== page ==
The 4th Dalai Lama and the 6th Shamar Rinpoche, Karma Chokyi Wangchuk (also called the “Red Hat Karmapa” and the 6th Garwang Tulku) tried to arrange a meeting to solve the misunderstanding between the monasteries and the government—in essence, a conflict between the Dalai Lama’s Gelugpa school and the Karma Kagyu school that provided the gurus to the royal house. However, some of the Dalai Lama’s officials successfully plotted to prevent this meeting, to further their own interests. Thus, the conflict continued, with increasingly acrimonious relations between the Dalai Lama’s school and the royal government, ultimately leading to the overthrow of the Tibetan king. Later, historians, scholars and even the 5th Dalai Lama himself would criticize the self-serving officials who killed this chance for a peaceful resolution to this conflict.

The best known history of Tibet in English, Tibet: a Political History by Tsepon Shakabpa, an official of the Dalai Lama’s government until 1959, describes these events. Shakabpa even refers to Shamar Rinpoche by the name “Red Hat Karmapa,” a traditional term indicating his close alliance with the Karmapa.

Lea Terhune recounts these events as well and takes her version from Shakabpa. However, she makes one crucial change. Instead of mentioning Shamar Rinpoche as the peacemaker in this conflict, she names the Karmapa. She also omits Shakabpa’s reference to Shamar Rinpoche as the “Red Hat Karmapa,” apparently embarrassed that Tibetan history placed Shamarpa and Karmapa so close together. Elsewhere, Terhune even claims that the 6th Shamarpa and the 10th Karmapa fought against each other, an allegation that has no basis in the written history of Tibet. Indeed, historians consistently mention these two lamas as the archetype of a close relationship between teacher and disciple.

A Frenzy of Publishing

Terhune’s book represents the second of four volumes published since 2003 about the Karma Kagyu lineage and its chief lama, the Karmapa:


  • Music in the Sky: the Life, Art and Teachings of the 17th Karmapa Ogyen Trinley Dorje (Snow Lion, 2003) by long-time disciple Michelle Martin is a biography of Orgyen Trinley;
  • Karmapa: the Politics of Reincarnation (Wisdom, 2004), Terhune’s book, presents the Karmapa controversy from the viewpoint of a partisan of Orgyen Trinley;
  • Mick Brown’s The Dance of 17 Lives: the Incredible True Story of Tibet’s 17th Karmapa (Bloomsbury, 2004) came out after Terhune’s volume, and deals as Terhune’s does with the controversy;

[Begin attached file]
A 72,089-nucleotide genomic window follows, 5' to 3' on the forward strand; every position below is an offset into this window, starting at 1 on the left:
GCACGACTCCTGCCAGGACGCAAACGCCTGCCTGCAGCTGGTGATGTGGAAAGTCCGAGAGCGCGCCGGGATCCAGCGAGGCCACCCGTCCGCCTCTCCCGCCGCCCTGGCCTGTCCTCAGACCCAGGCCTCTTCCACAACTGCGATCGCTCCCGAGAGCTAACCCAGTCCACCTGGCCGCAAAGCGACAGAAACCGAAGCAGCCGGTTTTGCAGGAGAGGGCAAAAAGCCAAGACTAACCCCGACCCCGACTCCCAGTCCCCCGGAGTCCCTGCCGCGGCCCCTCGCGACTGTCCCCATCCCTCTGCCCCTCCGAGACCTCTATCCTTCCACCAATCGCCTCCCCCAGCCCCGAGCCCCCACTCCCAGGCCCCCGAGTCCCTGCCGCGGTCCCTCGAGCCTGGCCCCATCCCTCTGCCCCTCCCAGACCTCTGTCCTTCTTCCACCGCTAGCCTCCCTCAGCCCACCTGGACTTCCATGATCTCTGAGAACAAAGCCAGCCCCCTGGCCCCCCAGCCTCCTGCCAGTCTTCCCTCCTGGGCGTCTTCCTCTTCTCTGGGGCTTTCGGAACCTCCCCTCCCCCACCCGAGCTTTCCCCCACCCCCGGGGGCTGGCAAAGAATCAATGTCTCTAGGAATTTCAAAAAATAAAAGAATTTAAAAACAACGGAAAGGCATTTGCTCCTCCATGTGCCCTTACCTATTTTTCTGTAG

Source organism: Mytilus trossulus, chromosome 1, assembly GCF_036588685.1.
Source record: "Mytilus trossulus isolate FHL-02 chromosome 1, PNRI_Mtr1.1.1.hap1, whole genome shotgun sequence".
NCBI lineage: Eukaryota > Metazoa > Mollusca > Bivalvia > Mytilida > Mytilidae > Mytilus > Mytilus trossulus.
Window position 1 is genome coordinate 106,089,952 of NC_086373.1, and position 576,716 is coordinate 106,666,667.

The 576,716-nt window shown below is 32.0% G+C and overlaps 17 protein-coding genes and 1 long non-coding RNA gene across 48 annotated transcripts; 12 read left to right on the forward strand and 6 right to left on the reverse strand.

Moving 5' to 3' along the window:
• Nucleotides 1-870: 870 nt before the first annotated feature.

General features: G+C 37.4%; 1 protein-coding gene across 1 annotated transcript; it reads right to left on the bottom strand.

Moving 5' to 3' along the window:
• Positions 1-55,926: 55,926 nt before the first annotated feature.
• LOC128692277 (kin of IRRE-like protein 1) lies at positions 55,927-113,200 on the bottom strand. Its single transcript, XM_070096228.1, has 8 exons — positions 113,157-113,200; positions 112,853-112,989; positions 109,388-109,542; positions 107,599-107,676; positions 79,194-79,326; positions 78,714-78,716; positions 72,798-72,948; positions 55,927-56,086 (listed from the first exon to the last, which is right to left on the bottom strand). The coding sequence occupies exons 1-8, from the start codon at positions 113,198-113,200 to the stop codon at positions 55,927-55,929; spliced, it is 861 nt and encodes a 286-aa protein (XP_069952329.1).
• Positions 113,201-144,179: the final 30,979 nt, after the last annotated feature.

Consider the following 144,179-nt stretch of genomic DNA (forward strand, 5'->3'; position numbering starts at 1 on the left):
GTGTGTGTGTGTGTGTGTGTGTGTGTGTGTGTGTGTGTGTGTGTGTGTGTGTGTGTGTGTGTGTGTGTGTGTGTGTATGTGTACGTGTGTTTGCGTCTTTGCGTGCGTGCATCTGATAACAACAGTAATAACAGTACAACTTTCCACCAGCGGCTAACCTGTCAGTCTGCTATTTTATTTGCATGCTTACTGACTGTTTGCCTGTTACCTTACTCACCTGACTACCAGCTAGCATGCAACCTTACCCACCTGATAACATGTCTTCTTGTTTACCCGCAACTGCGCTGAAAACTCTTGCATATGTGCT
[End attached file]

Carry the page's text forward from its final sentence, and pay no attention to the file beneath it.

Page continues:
• Wrestling the Dragon: In Search of the Boy Lama Who Defied China (Random House, 2004) by Gaby Naher is a combination of personal memoir, biography of Ogyen Trinley and history of Tibet and the Karmapa controversy.


The authors of all four of these books support the candidacy of Ogyen Trinley for the title of 17th Karmapa. Ogyen Trinley has also been recognized by the Chinese government and by the Dalai Lama. Shamar Rinpoche opposes the recognition of Ogyen Trinley and supports his own contender chosen according to religious tradition, Thaye Dorje.

“Supporters of Ogyen Trinley have been involved in a frenzy of publishing recently,” said IKKBO Secretary Wangchuk. “We are not certain whether this is merely a trend or part of a coordinated publicity plan. Either way, they must be publishing so much or encouraging others to publish now because they are trying to win in the court of public opinion what they have been losing in the courts of law.”

Since 1993, supporters of Ogyen Trinley have been defendants in several legal actions brought against them in Indian courts by supporters of Thaye Dorje. Concerning the major action, a dispute over possession of the monastic seat of the 16th Karmapa, Rumtek Monastery in India’s northeastern Sikkim state, three levels of the Indian court system have found against the supporters of Ogyen Trinley. In the most recent decision, on July 5, 2004, the Indian Supreme Court found that supporters of Ogyen Trinley have no jurisdiction over the monastery. The IKKBO has released the full text of the Supreme Court’s decision at .

Followers of Ogyen Trinley have also been convicted of criminal offenses, in particular inciting violence at the enthronement ceremony of Thaye Dorje held in 1994 in New Delhi.

“In my opinion, if someone sues another person only for revenge or to realize some financial gain, then this is wrong action according to Buddhist ethics or any ethics that I am familiar with,” Wangchuk said.“By contrast, if it will prevent some harm, then it is proper to defend oneself. And in a civilized society, the way to defend oneself is through legal channels.”

The first hearing in the case over Terhune’s book took place at the High Court in New Delhi in July, 2004. At that time, the court ordered Terhune to appear at the next hearing scheduled for October. The IKKBO will post updates concerning this case as they become available at its website, . Meantime, a detailed discussion of the errors of Terhune’s book as well as a statement on Gaby Naher’s new book is available on this website at

About the Karmapa Lamas

The Gyalwa Karmapa, like the Dalai Lama, is one of the highest leaders of Tibetan Buddhism. The Karmapa is the oldest line of reincarnate lamas in Tibet, and Karmapas have been reincarnating since the 12th century. The current holder of this title, 21-year-old 17th Karmapa Thaye Dorje, is the head of the Karma Kagyu tradition, one of four independent schools of Tibetan Buddhism. The young lama is spiritual director of more than 640 Buddhist centers in 51 countries. More information can be found online at

About the IKKBO

The International Karma Kagyu Buddhist Organization, based in New Delhi is dedicated to educating the wider public on issues relating to the disagreement over the identity of the Karmapa. The IKKBO and a variety of supporting materials on the Karmapa controversy can be found online at